The problem is not the media. The problem is not that we need more Christian media. The problem is that we are men and women without culture. We are only going to become cultured people when we learn to apply the grace of Christ to every aspect of our lives. When we do this well, as Paul and his successors in the centuries after him did, the Parthenon will crumble once again and in its place will stand a vibrant church.

*                                    *                                    *

This essay is a conclusion of a series of essays on postmodernism and neo-paganism. While some of what is written is original to me, many of these insights come from John Mark Reynolds, the writers and thinkers at Biola University, and the countless authors studying worldviews and laboring to gain an authentic Christian voice in culture. It is to them that I owe these thoughts and my thanks.

Beyond Postmodernism, or Can You Hear Me Now? (Part II)

Every now and then I find myself in one of those important discussions that ends like this:

“That’s really just someone’s opinion.”

“That works for you, and that’s great, but I just don’t believe it.”

“That may be true for you, but it’s not true for me.”

Existential Modernism told us that since there is no truth we must find our own truth. Postmodernism rightly divined that if there is no truth then even the truths we individually discover are meaningless fictions. They saw through the guise that truth is intrinsic; because when compared to each other, my truth will eventually contradict your truth—in which case they are not truths at all. Where postmodernism has failed is to erect a logistical, palpable, and true alternative to the no-truth hypothesis.

One cannot rationally hold the premise that there is no truth and life has no meaning. This is the difference between a negative belief and a positive action. I may intellectually assent to the notion that there is no truth, but I still look both ways before crossing the street. I may say that life is meaningless, but I still violently protect my right to existence. If I truly believe I am no more than the sum of my atoms, then why do I seek meaning in the first place? If I am nothing but matter, then I have suddenly achieved the ultimate meaning in the physicality of my existence. I have already found meaning. But for none of us is this answer sufficient. We still attempt to find meaning in our jobs, our families, our politics, our beliefs. Nature abhors a vacuum—especially an intellectual one. Because we cannot live in cognitive dissonance indefinitely, we must choose meaning or meaninglessness. Those of us who do not select madness or suicide will elect to find meaning.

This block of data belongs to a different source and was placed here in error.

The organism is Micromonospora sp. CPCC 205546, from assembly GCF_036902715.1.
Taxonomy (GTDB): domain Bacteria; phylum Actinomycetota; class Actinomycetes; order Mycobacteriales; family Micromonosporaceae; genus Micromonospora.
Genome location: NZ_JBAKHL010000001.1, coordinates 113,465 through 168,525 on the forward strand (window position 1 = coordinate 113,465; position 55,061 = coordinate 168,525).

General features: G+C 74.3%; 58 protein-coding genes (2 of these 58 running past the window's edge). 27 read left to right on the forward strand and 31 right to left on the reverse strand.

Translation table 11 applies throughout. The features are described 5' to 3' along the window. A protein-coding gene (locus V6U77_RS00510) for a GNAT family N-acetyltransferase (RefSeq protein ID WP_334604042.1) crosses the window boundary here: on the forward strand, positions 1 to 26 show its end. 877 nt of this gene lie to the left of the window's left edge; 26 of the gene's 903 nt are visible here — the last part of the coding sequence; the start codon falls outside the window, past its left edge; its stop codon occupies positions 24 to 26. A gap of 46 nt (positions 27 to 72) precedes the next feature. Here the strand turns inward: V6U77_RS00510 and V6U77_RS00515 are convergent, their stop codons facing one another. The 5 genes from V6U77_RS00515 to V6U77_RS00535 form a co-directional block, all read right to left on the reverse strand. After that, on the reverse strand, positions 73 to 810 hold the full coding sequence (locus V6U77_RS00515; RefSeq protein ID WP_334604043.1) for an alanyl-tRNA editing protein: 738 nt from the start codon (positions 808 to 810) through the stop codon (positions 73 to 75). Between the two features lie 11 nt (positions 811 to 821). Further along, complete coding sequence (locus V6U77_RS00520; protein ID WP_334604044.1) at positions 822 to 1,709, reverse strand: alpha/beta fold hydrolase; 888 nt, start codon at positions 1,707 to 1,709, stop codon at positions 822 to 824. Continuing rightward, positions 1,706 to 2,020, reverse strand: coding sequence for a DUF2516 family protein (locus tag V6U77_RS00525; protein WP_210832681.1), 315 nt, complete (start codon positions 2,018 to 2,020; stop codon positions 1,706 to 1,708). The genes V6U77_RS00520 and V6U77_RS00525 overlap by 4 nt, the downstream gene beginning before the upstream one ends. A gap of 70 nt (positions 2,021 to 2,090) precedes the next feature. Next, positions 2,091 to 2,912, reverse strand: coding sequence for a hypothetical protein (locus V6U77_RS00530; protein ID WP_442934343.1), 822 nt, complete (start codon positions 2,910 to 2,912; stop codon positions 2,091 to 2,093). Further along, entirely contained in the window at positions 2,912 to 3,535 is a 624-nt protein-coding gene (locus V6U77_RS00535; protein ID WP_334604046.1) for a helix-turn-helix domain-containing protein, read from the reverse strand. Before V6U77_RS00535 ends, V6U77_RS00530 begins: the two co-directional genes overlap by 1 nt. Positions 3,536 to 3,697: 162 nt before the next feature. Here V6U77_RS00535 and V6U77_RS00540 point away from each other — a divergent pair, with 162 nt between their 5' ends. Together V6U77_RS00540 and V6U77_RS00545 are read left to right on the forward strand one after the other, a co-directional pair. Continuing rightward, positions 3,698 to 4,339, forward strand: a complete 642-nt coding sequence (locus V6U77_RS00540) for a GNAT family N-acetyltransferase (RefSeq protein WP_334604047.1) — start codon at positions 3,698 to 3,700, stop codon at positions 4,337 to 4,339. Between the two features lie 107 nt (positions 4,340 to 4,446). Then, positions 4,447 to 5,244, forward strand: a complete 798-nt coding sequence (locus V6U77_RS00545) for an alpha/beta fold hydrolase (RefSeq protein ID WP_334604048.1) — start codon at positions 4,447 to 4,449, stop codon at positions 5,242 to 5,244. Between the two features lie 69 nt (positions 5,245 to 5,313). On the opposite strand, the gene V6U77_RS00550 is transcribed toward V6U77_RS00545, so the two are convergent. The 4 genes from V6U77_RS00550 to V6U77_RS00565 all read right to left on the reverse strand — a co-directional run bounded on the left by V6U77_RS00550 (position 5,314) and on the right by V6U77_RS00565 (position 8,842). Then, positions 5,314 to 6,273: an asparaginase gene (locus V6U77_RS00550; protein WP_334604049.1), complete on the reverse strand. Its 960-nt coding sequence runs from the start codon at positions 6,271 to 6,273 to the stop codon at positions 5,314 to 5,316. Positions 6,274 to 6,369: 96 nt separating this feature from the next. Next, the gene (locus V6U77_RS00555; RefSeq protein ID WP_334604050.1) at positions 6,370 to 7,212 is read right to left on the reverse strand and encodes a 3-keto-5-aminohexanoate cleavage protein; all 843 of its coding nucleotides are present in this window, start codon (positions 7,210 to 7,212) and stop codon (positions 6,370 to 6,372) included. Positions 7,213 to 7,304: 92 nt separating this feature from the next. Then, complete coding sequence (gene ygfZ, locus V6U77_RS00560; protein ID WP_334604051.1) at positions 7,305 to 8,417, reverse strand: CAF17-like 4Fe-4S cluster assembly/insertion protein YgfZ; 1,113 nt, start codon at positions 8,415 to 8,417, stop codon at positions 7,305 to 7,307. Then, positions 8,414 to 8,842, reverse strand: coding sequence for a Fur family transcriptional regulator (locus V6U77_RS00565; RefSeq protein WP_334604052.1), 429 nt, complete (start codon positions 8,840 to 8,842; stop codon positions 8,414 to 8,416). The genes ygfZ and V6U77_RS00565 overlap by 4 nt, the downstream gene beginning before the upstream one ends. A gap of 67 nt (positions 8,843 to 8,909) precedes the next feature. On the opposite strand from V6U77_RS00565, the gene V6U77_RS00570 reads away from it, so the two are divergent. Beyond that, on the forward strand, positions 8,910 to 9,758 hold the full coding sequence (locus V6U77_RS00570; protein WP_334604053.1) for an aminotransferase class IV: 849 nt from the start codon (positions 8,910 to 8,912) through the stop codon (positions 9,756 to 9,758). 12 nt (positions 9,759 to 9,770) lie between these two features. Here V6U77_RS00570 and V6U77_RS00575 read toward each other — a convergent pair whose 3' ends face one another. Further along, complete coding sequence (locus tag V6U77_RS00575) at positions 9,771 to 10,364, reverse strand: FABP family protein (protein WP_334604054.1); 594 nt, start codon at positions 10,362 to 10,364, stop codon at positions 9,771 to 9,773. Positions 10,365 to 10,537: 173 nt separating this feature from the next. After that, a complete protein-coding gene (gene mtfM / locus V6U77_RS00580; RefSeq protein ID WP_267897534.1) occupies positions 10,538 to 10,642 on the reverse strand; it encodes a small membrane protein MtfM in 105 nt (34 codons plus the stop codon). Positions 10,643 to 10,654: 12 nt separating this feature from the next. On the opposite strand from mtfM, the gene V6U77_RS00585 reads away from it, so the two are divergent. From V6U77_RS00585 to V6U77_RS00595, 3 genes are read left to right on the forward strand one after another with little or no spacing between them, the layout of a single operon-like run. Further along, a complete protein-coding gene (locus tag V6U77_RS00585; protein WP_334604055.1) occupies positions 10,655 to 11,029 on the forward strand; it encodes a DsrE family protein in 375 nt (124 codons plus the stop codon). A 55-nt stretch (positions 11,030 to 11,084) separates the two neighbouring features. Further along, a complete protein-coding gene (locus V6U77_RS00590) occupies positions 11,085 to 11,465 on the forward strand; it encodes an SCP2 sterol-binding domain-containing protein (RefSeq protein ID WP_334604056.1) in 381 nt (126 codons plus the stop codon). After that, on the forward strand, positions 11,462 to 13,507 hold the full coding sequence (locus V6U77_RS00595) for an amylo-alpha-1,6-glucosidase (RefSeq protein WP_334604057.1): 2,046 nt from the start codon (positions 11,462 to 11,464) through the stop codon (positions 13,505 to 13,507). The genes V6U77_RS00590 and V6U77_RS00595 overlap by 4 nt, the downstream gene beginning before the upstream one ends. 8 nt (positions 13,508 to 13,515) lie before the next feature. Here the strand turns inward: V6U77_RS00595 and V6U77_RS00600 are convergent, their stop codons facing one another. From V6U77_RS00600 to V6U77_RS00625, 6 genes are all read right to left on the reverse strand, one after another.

The good news is that Western culture at large still hopes for meaning and still believes in hope. For the Greeks hope was an emotional disease that would ruin you (see the story of Pandora’s box), yet the world of postmodernity has an expectation of something (or someone) greater than themselves: a hero, love, God, etc. Everyone is still searching for something. I want to believe in a spiritual extrinsic reality. I want to have something to anchor my thoughts and to direct my desires. But, as Bono popularized some years ago, I still haven’t found what I’m looking for.

The bad news is that most people will resist older modes of thought. While much financial success has been made with the Percy Jackson series, I have a hard time envisioning any fanboy actually bowing before idols of Olympus. And while Christianity still has a prominent foothold in the worldview of Western culture, many have rejected it as an insufficient narrative for guiding one’s life. Instead, people will turn to new ways of thinking—which are really just modifications of the old ways. New Age theology, as one popular example, blends pop psychology and ancient mysticism, and even if it doesn’t directly embrace the Greco-Roman pantheon at least accepts the notion that the deities we worship are a matter of individual preference.

As we examine both cultural and generational shifts, we may conclude that what exists beyond postmodernism, then, is really just neo-paganism. If I hold that nothing matters metaphysically but my own individual beliefs, I can select my own gods. If every culture develops its own religion, then presumably each individual needs its own creed as well. As a system, Christianity claims one god among a multitude of gods, and while I don’t have to worship Allah or Apollo it is altogether reasonable if you want to do so.

Note the assumption present that no god/truth is exclusively real or true. The statements above are not originally postmodern; they’ve been around since antiquity. People today who argue those positions are not postmodern; they’re just bad thinkers.